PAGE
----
Tiny Wisdom: Treat People How They Want to Be Treated

“If we are to live together in peace, we must come to know each other better.” ~Lyndon Johnson

A while back, I told a friend that I try to follow the old adage “Treat people how you wanted to be treated.” He responded that he tries to treat people how they want to be treated. This really got me thinking.

I’ve always tried to gauge people’s needs by relating to them—by seeing myself in them, and giving them what I would want if I were in their shoes.

It never occurred to me consider how I differ from them, and how their wants may differ, as well.

This friend of mine, he values connection and support, just like everyone else, but he’s not someone who likes to talk about his problems at length. In fact, he prefers to get things off his chest and then move on, instead of dwelling on things that bother him.

A mutual friend of ours enjoys dissecting a problem from every angle. If he treated her how he likes to be treated, he may try to help her let go and move on quickly, as that’s how he does things.

But he doesn’t treat her that way. Instead, he simply listens until she’s done talking, because he understands that she appreciates that.

He understands that what works for him isn’t necessarily what works for everyone; and that there is no right or wrong when it comes to the support we want from other people.

What a beautiful way to be there for someone—to try to ascertain what they value in a friendship, and then provide it, without question or judgment.

I’m not suggesting we enable people when they’re compromising their emotional well being, or facilitate codependent relationships by giving in to unhealthy requests.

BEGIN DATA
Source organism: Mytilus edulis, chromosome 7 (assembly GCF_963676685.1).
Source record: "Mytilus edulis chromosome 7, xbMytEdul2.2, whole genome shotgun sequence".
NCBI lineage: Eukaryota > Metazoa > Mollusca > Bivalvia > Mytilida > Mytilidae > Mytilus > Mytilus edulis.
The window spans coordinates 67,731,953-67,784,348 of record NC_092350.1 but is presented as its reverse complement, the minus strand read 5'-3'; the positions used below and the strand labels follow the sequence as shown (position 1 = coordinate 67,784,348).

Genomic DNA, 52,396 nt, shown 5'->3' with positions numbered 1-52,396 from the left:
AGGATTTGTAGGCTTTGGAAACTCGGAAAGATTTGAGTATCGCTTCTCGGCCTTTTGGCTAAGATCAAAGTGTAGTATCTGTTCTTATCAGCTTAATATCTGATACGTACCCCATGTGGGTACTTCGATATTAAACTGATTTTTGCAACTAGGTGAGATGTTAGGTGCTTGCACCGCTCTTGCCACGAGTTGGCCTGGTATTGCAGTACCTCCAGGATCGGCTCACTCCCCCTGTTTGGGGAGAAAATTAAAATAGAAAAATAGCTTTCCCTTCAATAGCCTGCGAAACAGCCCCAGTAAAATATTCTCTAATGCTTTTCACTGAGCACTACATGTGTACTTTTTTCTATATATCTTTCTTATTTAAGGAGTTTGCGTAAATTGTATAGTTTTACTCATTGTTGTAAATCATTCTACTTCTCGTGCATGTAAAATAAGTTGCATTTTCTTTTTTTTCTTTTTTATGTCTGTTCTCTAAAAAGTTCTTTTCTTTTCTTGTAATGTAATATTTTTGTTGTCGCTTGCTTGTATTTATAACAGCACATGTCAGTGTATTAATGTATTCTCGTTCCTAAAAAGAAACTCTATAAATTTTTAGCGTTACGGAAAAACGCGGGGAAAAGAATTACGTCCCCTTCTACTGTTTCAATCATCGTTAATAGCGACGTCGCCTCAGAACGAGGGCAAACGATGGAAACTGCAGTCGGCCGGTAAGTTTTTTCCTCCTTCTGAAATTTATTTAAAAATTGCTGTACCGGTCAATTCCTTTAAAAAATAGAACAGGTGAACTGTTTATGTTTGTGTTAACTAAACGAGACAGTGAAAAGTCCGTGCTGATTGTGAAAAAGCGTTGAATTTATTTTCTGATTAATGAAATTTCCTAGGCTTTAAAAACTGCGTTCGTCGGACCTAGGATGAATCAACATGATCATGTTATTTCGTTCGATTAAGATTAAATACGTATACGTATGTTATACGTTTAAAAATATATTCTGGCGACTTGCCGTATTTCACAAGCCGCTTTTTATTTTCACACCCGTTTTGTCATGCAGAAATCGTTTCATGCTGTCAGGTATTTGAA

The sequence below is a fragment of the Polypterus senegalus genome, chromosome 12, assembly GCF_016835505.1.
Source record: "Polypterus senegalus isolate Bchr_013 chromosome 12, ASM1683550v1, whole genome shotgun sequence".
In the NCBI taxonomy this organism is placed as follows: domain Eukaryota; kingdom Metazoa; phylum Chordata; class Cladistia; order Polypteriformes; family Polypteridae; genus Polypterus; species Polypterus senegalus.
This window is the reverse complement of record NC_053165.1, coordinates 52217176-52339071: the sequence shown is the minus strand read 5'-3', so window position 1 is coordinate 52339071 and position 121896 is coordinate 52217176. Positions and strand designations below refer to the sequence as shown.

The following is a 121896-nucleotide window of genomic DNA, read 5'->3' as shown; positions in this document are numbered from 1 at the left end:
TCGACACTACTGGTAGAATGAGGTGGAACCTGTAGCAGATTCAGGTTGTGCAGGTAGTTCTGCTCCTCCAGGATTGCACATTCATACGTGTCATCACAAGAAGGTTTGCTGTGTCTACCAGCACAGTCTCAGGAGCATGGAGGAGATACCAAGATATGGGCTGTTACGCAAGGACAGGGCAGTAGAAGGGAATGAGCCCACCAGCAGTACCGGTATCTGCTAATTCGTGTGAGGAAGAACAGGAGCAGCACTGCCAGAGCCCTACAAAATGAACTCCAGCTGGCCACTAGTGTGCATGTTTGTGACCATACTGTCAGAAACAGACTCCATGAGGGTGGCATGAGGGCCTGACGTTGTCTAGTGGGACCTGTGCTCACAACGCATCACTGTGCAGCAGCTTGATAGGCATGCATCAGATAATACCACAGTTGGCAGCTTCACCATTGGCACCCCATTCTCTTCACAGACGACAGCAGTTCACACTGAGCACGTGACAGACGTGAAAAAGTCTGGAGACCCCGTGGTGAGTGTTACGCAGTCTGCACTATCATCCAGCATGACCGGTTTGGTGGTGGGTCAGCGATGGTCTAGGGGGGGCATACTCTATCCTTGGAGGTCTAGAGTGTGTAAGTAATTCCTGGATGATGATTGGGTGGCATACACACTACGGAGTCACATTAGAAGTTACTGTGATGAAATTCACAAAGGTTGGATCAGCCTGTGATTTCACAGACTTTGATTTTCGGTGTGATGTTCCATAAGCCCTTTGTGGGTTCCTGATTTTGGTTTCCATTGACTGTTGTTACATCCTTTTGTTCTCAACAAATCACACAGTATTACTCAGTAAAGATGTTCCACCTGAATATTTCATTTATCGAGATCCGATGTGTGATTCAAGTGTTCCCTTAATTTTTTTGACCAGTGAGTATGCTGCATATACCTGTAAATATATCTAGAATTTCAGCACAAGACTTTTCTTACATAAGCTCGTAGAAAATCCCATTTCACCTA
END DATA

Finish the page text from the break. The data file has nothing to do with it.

I’m suggesting we can make the world a better place by meeting people where they are and instead of assuming that’s where we are.

It’s recognizing when someone wants space, even if you’d prefer to be surrounded by people in a similar situation.

It’s realizing when someone wants vocal appreciation, even if you’d feel uncomfortable with that kind of attention.

It’s moving beyond empathy to understanding, and building stronger relationships in the process.

We are so similar, and yet so different. Sometimes connection is seeing ourselves in each other. Sometimes it’s stepping outside ourselves, and honoring what we see.

Photo by Alex [Fino] LA

About Lori Deschene

Lori Deschene is the founder of Tiny Buddha. She started the site after struggling with depression, bulimia, c-PTSD, and toxic shame so she could recycle her former pain into something useful and inspire others do the same. She recently created the Breaking Barriers to Self-Care eCourse to help people overcome internal blocks to meeting their needs—so they can feel their best, be their best, and live their best possible life. If you’re ready to start thriving instead of merely surviving, you can learn more and get instant access here.

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